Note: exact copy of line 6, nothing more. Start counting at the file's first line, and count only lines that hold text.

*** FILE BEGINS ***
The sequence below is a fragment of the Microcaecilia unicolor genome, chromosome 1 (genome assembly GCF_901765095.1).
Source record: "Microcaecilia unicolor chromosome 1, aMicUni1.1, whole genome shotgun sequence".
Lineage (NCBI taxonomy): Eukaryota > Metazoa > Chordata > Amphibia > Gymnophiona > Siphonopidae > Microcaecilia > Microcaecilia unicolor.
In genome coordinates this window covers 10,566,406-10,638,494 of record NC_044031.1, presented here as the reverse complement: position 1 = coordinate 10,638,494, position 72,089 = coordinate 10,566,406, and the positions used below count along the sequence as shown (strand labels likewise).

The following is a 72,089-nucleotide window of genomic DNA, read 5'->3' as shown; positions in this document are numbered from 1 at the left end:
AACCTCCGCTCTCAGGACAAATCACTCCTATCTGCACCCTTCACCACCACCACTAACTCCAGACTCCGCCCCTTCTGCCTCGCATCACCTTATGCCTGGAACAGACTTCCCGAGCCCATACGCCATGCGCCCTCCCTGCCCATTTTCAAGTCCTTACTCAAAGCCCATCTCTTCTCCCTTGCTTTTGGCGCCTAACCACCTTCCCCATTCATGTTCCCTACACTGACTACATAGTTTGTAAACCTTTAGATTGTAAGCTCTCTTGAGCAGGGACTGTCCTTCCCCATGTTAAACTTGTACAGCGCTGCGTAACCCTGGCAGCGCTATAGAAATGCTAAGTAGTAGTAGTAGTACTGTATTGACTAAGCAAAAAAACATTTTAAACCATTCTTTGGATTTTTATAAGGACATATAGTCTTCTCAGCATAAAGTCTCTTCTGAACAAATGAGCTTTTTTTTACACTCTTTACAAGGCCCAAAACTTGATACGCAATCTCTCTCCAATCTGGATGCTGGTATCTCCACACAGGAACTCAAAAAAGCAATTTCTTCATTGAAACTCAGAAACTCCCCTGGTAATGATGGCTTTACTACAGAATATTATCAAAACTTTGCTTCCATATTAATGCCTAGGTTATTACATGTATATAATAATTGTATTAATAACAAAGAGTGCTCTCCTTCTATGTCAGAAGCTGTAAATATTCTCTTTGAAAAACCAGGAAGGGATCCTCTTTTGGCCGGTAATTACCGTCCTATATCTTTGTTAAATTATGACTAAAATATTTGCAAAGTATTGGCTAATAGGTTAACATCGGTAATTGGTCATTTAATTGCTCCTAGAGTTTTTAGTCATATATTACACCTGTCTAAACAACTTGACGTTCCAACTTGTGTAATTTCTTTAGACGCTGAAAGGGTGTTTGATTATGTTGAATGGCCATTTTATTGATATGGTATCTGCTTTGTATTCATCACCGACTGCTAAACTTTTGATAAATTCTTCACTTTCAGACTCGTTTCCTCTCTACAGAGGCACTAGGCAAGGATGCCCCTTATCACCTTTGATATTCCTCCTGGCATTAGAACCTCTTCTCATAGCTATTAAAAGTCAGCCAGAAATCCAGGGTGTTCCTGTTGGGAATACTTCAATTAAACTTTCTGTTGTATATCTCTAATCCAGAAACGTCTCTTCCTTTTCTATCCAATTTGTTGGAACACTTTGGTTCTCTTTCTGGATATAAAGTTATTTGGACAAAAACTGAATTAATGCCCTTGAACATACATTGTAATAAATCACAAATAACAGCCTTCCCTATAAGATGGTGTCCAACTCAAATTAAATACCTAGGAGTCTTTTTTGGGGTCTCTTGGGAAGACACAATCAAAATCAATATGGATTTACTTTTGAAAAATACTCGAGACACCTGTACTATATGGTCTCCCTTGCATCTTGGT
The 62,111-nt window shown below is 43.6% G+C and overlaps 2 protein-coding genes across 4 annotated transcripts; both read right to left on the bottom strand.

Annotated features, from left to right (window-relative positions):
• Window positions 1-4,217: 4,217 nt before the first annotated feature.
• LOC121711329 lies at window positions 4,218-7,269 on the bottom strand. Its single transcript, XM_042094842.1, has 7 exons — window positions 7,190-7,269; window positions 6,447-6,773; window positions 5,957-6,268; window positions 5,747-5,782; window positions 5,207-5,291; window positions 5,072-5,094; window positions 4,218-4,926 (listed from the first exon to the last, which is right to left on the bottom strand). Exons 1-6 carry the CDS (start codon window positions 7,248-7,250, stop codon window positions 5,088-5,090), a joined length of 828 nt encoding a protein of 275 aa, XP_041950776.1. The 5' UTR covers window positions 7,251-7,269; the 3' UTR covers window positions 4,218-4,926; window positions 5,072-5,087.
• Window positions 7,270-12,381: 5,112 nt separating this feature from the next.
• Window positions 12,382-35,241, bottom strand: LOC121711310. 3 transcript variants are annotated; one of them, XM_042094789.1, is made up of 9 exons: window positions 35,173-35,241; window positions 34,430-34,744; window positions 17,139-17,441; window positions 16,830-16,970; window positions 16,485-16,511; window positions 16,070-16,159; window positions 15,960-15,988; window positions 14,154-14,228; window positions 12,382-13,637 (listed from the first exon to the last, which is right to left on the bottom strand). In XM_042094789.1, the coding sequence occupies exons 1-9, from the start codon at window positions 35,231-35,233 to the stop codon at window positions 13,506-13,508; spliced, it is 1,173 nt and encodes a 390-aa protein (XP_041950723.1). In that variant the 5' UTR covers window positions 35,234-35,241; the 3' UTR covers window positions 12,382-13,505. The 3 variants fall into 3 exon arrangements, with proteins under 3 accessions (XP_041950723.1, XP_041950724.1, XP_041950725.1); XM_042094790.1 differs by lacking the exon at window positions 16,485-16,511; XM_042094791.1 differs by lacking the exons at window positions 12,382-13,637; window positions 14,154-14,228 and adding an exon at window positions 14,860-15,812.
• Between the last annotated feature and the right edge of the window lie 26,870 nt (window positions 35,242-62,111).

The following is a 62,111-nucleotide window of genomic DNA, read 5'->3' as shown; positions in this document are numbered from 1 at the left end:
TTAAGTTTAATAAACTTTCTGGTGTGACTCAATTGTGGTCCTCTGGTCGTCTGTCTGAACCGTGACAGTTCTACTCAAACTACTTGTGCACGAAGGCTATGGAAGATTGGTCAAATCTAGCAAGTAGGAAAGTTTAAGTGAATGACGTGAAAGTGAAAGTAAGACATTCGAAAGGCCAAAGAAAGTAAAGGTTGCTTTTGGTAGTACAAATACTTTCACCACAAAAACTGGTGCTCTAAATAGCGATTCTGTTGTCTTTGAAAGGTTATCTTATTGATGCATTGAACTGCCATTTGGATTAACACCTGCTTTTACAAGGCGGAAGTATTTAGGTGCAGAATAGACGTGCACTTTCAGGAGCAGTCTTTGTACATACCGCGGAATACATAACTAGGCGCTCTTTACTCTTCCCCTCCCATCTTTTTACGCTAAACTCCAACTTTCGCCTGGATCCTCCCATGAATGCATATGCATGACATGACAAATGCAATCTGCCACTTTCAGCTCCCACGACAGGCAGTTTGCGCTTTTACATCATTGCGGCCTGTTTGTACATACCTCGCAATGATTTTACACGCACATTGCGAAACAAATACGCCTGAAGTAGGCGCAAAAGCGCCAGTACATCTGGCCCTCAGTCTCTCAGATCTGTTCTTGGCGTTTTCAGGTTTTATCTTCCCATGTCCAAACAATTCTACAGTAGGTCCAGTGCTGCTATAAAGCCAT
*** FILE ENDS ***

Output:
AACCTCCGCTCTCAGGACAAATCACTCCTATCTGCACCCTTCACCACCACCACTAACTCCAGACTCCGCCCCTTCTGCCTCGCATCACCTTATGCCTGGAACAGACTTCCCGAGCCCATACGCCATGCGCCCTCCCTGCCCATTTTCAAGTCCTTACTCAAAGCCCATCTCTTCTCCCTTGCTTTTGGCGCCTAACCACCTTCCCCATTCATGTTCCCTACACTGACTACATAGTTTGTAAACCTTTAGATTGTAAGCTCTCTTGAGCAGGGACTGTCCTTCCCCATGTTAAACTTGTACAGCGCTGCGTAACCCTGGCAGCGCTATAGAAATGCTAAGTAGTAGTAGTAGTACTGTATTGACTAAGCAAAAAAACATTTTAAACCATTCTTTGGATTTTTATAAGGACATATAGTCTTCTCAGCATAAAGTCTCTTCTGAACAAATGAGCTTTTTTTTACACTCTTTACAAGGCCCAAAACTTGATACGCAATCTCTCTCCAATCTGGATGCTGGTATCTCCACACAGGAACTCAAAAAAGCAATTTCTTCATTGAAACTCAGAAACTCCCCTGGTAATGATGGCTTTACTACAGAATATTATCAAAACTTTGCTTCCATATTAATGCCTAGGTTATTACATGTATATAATAATTGTATTAATAACAAAGAGTGCTCTCCTTCTATGTCAGAAGCTGTAAATATTCTCTTTGAAAAACCAGGAAGGGATCCTCTTTTGGCCGGTAATTACCGTCCTATATCTTTGTTAAATTATGACTAAAATATTTGCAAAGTATTGGCTAATAGGTTAACATCGGTAATTGGTCATTTAATTGCTCCTAGAGTTTTTAGTCATATATTACACCTGTCTAAACAACTTGACGTTCCAACTTGTGTAATTTCTTTAGACGCTGAAAGGGTGTTTGATTATGTTGAATGGCCATTTTATTGATATGGTATCTGCTTTGTATTCATCACCGACTGCTAAACTTTTGATAAATTCTTCACTTTCAGACTCGTTTCCTCTCTACAGAGGCACTAGGCAAGGATGCCCCTTATCACCTTTGATATTCCTCCTGGCATTAGAACCTCTTCTCATAGCTATTAAAAGTCAGCCAGAAATCCAGGGTGTTCCTGTTGGGAATACTTCAATTAAACTTTCTGTTGTATATCTCTAATCCAGAAACGTCTCTTCCTTTTCTATCCAATTTGTTGGAACACTTTGGTTCTCTTTCTGGATATAAAGTTATTTGGACAAAAACTGAATTAATGCCCTTGAACATACATTGTAATAAATCACAAATAACAGCCTTCCCTATAAGATGGTGTCCAACTCAAATTAAATACCTAGGAGTCTTTTTTGGGGTCTCTTGGGAAGACACAATCAAAATCAATATGGATTTACTTTTGAAAAATACTCGAGACACCTGTACTATATGGTCTCCCTTGCATCTTGGT